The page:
But this is not all. Apparently we are given to understand that the phrase "I was under a lot of strain," has some sort of legal significance (other than during sentencing to establish Diminished Capacity within the meaning of §5K2.13 ("Diminished Capacity") in the United States Sentencing Commissions Guidelines Manual in support of a downward departure). To wit:
Think about it. The political stakes for the Obama Administration in the Chrysler fiasco are monumental. Barring the ongoing clusterfuck in the finance industry—which is arguably a legacy problem inherited from the previous bumblefuck administration—Chrysler is Obama's first big test to fix an incredibly hairy political, social, and economic dilemma. I would be shocked—shocked!—if every member of the Administration charged with its resolution was not under tremendous personal and professional pressure. In such circumstances, I think it is the height of folly not to expect a great deal of vituperative language, threats, and other nastiness to come spilling out of the mouths of such individuals. Is such behavior right, proper, or even polite? Of course not. Should allowances be made for it? Yes indeed.3
Not only is such behavior to be ignored where possible. It is expected.
I suspect, at some level, there is simply no common ground to be traveled with someone like to hold the position that "allowances be made for" a senior member of the Executive Branch of the United States Government who uses or threatens to use the Internal Revenue Service, the Securities and Exchange Commission to intimidate an organization or individual who is not willing to "sacrifice" sufficiently in the absence of any legal requirement to do so in order to enable the administration's plans.
If I needed reminding on this "no common ground" point, TED was kind enough to leave me a personal editorial note:
Editorial note to Equity Private: Stressed out, hyperaggressive former investment banker and private equity professional reaming hedge fund guy a new asshole during bankruptcy negotiation : Deliberate government swerve toward "Fascism" :: Bouncing a check to your local laundromat : Lehman Brothers' bankruptcy. I don't care how many academic or pseudoacademic definitions of fascism you provide, you have well and truly jumped the shark with this post.4
I'm not quite sure how to address this personal missive except to hope that I am not the only one possessed of the belief that the described behavior, when emanating from a public official, should result in an immediate dismissal.
Also, this might be an opportune time to point out that influencing or seeking to influence of the outcome of a civil action (say, oh, I don't know, bankruptcy?) via the threat of criminal prosecution and/or investigation is illegal. More directly, there is a statute that bears directly on the IRS issue:
Any officer or employee of the United States acting in connection with any revenue law of the United States--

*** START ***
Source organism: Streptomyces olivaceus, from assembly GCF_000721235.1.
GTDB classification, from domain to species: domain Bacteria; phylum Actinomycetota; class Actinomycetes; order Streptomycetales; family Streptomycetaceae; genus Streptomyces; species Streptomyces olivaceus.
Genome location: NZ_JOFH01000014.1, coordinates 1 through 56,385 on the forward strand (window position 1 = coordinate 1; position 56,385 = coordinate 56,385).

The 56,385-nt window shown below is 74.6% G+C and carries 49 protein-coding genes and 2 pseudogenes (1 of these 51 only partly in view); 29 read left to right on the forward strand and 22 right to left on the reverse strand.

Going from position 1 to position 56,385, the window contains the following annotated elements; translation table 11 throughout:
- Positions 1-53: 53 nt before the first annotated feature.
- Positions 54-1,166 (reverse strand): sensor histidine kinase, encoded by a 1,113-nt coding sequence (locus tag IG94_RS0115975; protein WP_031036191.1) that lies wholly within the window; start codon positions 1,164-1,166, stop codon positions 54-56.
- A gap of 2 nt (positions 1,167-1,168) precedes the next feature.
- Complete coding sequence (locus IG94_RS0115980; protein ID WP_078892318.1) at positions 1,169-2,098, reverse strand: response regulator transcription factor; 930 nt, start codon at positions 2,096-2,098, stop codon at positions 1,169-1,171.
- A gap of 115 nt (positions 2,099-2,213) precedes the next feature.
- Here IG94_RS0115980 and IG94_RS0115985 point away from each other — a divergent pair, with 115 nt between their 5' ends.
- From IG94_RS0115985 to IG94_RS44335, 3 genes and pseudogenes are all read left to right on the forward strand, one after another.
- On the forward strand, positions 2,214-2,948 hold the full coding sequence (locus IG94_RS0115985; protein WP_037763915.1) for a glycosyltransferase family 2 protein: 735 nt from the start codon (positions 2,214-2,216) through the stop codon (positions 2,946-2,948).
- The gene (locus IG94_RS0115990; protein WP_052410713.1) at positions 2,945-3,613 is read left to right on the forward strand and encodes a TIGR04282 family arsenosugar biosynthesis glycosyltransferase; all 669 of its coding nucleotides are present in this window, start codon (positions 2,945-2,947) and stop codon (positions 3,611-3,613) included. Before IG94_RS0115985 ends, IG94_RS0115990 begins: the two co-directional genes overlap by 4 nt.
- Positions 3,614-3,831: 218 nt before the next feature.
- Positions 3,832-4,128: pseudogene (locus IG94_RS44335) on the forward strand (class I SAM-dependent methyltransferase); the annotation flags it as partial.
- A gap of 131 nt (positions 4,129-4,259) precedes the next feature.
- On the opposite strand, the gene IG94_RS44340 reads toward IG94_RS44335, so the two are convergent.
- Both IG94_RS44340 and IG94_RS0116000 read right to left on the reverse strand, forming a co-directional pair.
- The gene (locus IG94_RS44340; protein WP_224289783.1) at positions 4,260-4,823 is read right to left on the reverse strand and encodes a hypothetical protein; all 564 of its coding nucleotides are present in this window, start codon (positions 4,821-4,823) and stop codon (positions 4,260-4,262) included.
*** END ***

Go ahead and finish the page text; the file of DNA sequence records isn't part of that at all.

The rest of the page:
(1) who is guilty of any extortion or willful oppression under color of law; or
(2) who knowingly demands other or greater sums than are authorized by law, or receives any fee, compensation, or reward, except as by law prescribed, for the performance of any duty; or
(3) who with intent to defeat the application of any provision of this title fails to perform any of the duties of his office or employment; or
(4) who conspires or colludes with any other person to defraud the United States; or
(5) who knowingly makes opportunity for any person to defraud the United States; or
(9) who demands, or accepts, or attempts to collect, directly or indirectly as payment or gift, or otherwise, any sum of money or other thing of value for the compromise, adjustment, or settlement of any charge or complaint for any violation or alleged violation of law, except as expressly authorized by law so to do;
...shall be dismissed from office or discharged from employment and, upon conviction thereof, shall be fined not more than $10,000, or imprisoned not more than 5 years, or both. The court may in its discretion award out of the fine so imposed an amount, not in excess of one-half thereof, for the use of the informer, if any, who shall be ascertained by the judgment of the court. The court also shall render judgment against the said officer or employee for the amount of damages sustained in favor of the party injured, to be collected by execution.5
These references are the result of only the most basic search on the topic.
Finally, if someone is distressed that the actions of their elected officials starkly resembles the definition of "fascism" as elucidated by several well-known and widely accepted historical texts, third parties should be worried, I think, if the immediate response is to attack the researcher who uncovered these definitions, and the definitions themselves.
Very slippery stuff.
- 1. "I know that there are some who will insist that bankruptcy, even for these limited purposes, is a step that should not have been taken. But it was unsustainable to let enormous liabilities remain on Chrysler's books, and it was unacceptable to let a small group of speculators endanger Chrysler's future by refusing to sacrifice like everyone else. So I recognize that the path we're taking is hard. But as is often the case, the hard path is the right one." Conor Clarke "What Obama Said About Chrysler," The Atlantic (April 30, 2009).
- 2. "You Realithe, Of Courth, Thith Meanth War," The Epicurean Dealmaker (May 3, 2009).
- 3. Ibid.
- 4. Ibid.
- 5. 26 USC 75 § 7214 - Offenses by officers and employees of the United States.